The false-colour images were taken at the furthest ever point from Earth captured by a spacecraft - they're also the closest ever images of objects in the Kupier Belt.
The image captured by New Horizons is from a distance father than that of the "Pale Blue Dot" image of Earth taken by NASA's Voyager 1. The Voyager was 3.75 billion miles from Earth when that composite of 60 images looking back at the solar system was taken, and it's cameras were shut off shortly after.
Soon after the Pale Blue Dot picture was taken, the cameras were turned off on Voyager 1, leaving its record unchallenged for the next 27 years.
"LORRI broke its own record just two hours later with images of Kuiper Belt objects 2012 HZ84 and 2012 HE85 - further demonstrating how nothing stands still when you are covering more than 1.1 million kilometres of space each day", researchers said. Both are floating in the Kuiper Belt, an area on the edge of our solar system that NASA's spacecraft is now exploring.
That New Year's flight past MU69 will be the farthest planetary encounter in history, happening 1.6bn km beyond the Pluto system - which New Horizons famously explored in July 2015. Specifically, New Horizons is targeting 2014 MU69, a mysterious object (or pair of two objects) which Alan Stern, mission principal investigator from the Southwest Research Institute (SwRI), has called "provocative" and a "scientific bonanza".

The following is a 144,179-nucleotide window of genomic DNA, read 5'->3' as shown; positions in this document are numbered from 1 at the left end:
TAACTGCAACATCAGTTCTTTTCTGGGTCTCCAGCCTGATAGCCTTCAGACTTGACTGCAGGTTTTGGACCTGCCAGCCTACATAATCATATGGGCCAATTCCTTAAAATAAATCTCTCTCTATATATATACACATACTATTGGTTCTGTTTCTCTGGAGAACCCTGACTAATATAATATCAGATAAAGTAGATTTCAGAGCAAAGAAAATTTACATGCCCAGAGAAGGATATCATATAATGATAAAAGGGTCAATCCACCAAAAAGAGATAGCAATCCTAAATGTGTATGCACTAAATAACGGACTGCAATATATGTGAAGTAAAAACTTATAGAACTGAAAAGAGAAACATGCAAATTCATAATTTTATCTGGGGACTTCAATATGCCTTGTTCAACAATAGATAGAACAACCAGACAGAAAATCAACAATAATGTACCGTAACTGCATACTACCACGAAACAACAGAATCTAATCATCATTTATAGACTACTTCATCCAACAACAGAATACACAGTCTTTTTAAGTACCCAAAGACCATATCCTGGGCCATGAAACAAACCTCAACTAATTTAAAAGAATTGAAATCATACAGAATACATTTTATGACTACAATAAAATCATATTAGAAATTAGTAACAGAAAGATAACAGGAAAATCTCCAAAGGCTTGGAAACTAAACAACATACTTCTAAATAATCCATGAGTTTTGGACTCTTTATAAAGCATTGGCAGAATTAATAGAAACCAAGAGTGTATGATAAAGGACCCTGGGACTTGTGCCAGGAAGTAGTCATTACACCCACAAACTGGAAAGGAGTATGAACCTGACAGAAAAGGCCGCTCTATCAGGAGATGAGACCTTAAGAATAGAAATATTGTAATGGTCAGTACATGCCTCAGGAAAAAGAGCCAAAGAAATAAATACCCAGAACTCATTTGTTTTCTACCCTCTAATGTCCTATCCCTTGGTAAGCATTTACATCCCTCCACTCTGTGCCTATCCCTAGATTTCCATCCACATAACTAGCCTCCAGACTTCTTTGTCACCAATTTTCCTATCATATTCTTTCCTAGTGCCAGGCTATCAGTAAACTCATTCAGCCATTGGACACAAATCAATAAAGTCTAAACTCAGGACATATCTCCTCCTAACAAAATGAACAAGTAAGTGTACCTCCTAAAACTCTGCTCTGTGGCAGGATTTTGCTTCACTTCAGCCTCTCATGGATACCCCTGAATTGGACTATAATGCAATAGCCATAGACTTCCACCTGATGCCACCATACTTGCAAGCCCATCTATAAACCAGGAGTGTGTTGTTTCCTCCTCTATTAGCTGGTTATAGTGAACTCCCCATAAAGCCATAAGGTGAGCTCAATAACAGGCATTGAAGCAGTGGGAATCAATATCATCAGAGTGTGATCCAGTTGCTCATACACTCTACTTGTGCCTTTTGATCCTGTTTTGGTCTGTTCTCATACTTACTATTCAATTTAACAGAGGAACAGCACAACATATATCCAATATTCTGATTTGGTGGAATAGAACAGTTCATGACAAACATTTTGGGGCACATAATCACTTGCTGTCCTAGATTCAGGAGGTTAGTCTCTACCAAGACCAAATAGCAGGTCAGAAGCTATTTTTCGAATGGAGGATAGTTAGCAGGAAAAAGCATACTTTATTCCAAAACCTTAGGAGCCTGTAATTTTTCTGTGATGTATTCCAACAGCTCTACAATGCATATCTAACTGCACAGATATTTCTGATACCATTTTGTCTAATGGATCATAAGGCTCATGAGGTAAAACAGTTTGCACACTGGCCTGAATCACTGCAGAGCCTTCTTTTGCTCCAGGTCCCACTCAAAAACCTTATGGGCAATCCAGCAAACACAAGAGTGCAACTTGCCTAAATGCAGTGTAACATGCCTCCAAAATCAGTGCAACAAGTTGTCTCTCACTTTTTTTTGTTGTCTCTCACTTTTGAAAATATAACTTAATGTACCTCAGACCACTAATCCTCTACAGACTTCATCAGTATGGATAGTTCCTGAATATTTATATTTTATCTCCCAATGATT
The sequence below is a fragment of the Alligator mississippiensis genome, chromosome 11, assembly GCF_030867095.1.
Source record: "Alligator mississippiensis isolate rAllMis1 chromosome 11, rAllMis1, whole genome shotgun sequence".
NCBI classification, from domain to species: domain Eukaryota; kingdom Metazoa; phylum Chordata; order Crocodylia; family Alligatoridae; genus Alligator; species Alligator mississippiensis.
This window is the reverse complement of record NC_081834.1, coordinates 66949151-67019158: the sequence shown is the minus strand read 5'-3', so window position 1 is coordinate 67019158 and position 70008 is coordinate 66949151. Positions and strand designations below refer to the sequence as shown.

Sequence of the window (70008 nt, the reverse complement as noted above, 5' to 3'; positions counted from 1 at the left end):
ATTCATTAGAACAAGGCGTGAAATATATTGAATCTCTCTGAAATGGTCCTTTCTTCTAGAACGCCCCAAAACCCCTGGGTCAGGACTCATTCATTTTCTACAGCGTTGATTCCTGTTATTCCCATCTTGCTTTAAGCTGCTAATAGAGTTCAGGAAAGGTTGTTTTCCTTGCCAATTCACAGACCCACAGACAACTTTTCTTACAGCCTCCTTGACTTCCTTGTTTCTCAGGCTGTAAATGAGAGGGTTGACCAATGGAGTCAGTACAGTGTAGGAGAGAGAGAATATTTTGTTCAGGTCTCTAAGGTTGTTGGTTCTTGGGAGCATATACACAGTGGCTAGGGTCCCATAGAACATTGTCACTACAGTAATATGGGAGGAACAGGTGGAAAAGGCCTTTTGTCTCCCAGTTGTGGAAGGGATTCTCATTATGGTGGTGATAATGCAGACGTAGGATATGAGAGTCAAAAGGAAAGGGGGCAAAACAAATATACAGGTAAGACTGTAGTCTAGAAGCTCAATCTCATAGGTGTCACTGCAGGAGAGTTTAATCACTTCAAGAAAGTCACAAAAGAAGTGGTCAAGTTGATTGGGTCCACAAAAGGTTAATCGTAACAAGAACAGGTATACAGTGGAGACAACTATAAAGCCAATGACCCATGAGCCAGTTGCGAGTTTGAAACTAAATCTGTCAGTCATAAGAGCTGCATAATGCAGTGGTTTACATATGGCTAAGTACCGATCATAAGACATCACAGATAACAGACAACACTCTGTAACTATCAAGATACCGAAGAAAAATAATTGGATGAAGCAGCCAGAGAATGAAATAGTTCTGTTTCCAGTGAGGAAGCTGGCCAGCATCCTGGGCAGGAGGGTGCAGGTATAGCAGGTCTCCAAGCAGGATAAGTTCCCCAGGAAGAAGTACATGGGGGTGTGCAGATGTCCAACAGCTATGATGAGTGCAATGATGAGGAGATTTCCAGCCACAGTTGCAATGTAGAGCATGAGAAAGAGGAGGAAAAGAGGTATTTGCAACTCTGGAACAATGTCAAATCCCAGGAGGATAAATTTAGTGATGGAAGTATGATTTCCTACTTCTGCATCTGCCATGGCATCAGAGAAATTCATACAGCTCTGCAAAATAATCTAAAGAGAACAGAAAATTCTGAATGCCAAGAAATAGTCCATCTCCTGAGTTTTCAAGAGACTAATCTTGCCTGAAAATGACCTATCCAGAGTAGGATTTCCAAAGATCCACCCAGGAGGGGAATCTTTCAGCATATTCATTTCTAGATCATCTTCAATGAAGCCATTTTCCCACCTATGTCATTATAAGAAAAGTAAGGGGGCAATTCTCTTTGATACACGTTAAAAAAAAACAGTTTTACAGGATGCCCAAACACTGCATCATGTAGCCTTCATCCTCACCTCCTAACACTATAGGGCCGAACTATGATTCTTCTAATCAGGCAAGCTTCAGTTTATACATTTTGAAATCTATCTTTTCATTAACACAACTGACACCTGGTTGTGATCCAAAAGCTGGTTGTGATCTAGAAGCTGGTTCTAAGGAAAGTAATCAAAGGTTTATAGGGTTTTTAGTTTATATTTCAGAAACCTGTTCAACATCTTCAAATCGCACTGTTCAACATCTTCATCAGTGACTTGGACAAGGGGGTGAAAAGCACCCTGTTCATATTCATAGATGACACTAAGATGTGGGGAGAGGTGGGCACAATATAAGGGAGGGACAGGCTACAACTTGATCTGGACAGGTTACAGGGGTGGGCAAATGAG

New Horizons was launched on January 19, 2006.
The New Horizons spacecraft is healthy and is now in hibernation. (Pluto is one of these dwarf planets.) 2014 MU69 is almost a billion miles beyond Pluto, which itself is 4.67 billion miles (7.5 billion km) beyond Earth.
"And now, we've been able to make images farther from Earth than any spacecraft in history", Stern added.
New Horizons is the fastest spacecraft ever launched, traveling at a speed of 700,000 miles (1.1 million kilometers) per day. In fact, the all we know about it has come from the Hubble Space Telescope (used to discover the object in 2014) and a comprehensive observation campaign last summer, in which the New Horizons team gathered data on MU69 as it passed in front of three stars. They're also the closest-ever images of Kuiper Belt objects. New Horizons is one of only five shuttles which has managed to reach the escape velocity required to exit the solar system.